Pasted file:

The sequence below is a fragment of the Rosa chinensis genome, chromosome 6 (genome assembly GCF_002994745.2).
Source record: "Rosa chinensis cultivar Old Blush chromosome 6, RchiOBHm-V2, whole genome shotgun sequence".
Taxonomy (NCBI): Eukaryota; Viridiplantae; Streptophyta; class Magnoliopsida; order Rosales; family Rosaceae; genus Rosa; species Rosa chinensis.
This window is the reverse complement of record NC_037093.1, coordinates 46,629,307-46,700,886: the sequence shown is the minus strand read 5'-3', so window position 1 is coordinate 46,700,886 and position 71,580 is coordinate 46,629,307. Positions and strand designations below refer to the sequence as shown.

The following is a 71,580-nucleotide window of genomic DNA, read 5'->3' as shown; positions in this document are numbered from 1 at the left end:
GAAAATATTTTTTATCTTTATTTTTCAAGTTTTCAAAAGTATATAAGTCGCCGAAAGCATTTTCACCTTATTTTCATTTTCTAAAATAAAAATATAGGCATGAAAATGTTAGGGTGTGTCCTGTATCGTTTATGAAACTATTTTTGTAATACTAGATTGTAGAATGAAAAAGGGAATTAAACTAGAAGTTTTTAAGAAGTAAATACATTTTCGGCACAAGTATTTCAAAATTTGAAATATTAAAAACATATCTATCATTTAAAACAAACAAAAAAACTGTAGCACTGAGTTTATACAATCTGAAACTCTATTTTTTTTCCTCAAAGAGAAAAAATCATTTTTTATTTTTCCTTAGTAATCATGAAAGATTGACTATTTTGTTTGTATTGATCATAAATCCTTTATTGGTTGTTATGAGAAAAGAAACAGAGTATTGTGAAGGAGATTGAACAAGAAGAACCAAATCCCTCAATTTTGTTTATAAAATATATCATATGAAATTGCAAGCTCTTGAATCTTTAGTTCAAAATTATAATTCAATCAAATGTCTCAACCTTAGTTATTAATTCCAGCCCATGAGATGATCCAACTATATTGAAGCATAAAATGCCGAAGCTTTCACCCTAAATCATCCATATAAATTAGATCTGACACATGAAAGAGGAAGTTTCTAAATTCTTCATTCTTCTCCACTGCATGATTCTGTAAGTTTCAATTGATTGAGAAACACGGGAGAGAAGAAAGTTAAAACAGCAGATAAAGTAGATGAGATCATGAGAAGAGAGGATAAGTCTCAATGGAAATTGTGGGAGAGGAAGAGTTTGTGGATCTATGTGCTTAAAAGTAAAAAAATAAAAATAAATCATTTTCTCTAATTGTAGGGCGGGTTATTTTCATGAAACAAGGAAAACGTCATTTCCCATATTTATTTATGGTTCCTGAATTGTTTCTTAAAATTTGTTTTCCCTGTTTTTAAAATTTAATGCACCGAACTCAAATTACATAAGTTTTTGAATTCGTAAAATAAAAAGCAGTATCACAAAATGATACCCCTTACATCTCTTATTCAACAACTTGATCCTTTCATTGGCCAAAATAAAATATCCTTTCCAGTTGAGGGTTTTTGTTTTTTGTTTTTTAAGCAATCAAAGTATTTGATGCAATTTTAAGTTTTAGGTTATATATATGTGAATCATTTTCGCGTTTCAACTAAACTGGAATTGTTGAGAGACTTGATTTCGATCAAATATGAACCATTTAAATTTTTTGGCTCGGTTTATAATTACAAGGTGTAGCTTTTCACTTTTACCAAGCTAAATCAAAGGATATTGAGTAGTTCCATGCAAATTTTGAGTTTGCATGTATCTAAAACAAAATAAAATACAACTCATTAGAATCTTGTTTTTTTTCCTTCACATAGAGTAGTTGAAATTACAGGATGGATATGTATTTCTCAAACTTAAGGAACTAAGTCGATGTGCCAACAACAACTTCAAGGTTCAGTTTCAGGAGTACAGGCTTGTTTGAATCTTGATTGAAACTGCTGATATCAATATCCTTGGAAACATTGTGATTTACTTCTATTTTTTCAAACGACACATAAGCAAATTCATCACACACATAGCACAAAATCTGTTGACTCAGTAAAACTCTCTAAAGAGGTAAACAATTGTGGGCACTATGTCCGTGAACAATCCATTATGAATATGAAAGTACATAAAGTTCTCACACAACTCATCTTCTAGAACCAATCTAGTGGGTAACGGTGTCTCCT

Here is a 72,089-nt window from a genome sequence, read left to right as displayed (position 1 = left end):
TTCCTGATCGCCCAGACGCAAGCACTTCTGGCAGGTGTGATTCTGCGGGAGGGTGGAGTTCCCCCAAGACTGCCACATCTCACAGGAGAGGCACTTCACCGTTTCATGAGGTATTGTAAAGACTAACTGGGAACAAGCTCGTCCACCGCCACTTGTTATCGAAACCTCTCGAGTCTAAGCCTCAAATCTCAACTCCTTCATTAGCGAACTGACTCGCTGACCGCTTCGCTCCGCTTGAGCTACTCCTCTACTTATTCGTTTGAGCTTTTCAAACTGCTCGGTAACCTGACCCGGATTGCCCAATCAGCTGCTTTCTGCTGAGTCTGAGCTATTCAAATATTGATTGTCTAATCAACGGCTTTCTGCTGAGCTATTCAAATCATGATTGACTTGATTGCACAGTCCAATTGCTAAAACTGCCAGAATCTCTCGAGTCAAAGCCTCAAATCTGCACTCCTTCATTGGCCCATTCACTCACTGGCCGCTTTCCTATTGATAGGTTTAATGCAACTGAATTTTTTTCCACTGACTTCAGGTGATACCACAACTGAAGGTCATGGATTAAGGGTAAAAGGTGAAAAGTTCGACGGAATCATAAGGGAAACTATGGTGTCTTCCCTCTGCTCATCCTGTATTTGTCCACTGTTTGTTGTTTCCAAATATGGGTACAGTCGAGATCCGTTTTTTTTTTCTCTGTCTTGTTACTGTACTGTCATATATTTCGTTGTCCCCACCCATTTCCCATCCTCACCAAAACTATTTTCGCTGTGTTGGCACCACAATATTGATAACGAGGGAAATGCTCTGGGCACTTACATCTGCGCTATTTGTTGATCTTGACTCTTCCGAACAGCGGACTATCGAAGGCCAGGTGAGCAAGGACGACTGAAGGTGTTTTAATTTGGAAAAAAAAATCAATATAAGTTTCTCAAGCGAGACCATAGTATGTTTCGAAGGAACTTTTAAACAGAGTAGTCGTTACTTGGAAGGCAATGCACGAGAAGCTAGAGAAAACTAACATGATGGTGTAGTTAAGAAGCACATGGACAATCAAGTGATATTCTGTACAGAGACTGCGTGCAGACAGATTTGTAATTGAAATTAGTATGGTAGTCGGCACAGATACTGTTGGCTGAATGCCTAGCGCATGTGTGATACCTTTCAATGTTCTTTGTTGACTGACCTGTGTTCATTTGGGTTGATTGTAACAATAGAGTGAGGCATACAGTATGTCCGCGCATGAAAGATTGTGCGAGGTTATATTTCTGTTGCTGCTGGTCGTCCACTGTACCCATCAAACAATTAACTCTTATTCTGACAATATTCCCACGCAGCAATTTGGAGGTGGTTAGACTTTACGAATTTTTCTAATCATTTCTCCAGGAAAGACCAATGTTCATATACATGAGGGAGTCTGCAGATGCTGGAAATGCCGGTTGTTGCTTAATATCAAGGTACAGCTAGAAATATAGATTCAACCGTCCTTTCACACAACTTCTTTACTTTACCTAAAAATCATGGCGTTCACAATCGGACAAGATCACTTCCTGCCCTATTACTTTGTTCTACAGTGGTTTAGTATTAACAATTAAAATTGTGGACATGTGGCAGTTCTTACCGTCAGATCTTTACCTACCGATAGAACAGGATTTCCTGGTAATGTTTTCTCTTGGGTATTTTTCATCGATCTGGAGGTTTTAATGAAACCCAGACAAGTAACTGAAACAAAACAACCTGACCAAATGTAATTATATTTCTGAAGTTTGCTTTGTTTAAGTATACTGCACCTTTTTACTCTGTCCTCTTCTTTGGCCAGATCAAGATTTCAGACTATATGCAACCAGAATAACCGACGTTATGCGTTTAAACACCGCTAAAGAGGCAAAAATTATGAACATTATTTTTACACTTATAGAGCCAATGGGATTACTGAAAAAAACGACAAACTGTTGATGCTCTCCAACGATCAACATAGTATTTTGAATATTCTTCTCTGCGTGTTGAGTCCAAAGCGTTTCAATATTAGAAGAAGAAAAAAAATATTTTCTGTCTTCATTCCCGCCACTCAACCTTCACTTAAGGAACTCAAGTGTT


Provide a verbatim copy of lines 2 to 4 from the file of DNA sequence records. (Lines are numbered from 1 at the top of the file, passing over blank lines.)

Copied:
Source record: "Rosa chinensis cultivar Old Blush chromosome 6, RchiOBHm-V2, whole genome shotgun sequence".
Taxonomy (NCBI): Eukaryota; Viridiplantae; Streptophyta; class Magnoliopsida; order Rosales; family Rosaceae; genus Rosa; species Rosa chinensis.
This window is the reverse complement of record NC_037093.1, coordinates 46,629,307-46,700,886: the sequence shown is the minus strand read 5'-3', so window position 1 is coordinate 46,700,886 and position 71,580 is coordinate 46,629,307. Positions and strand designations below refer to the sequence as shown.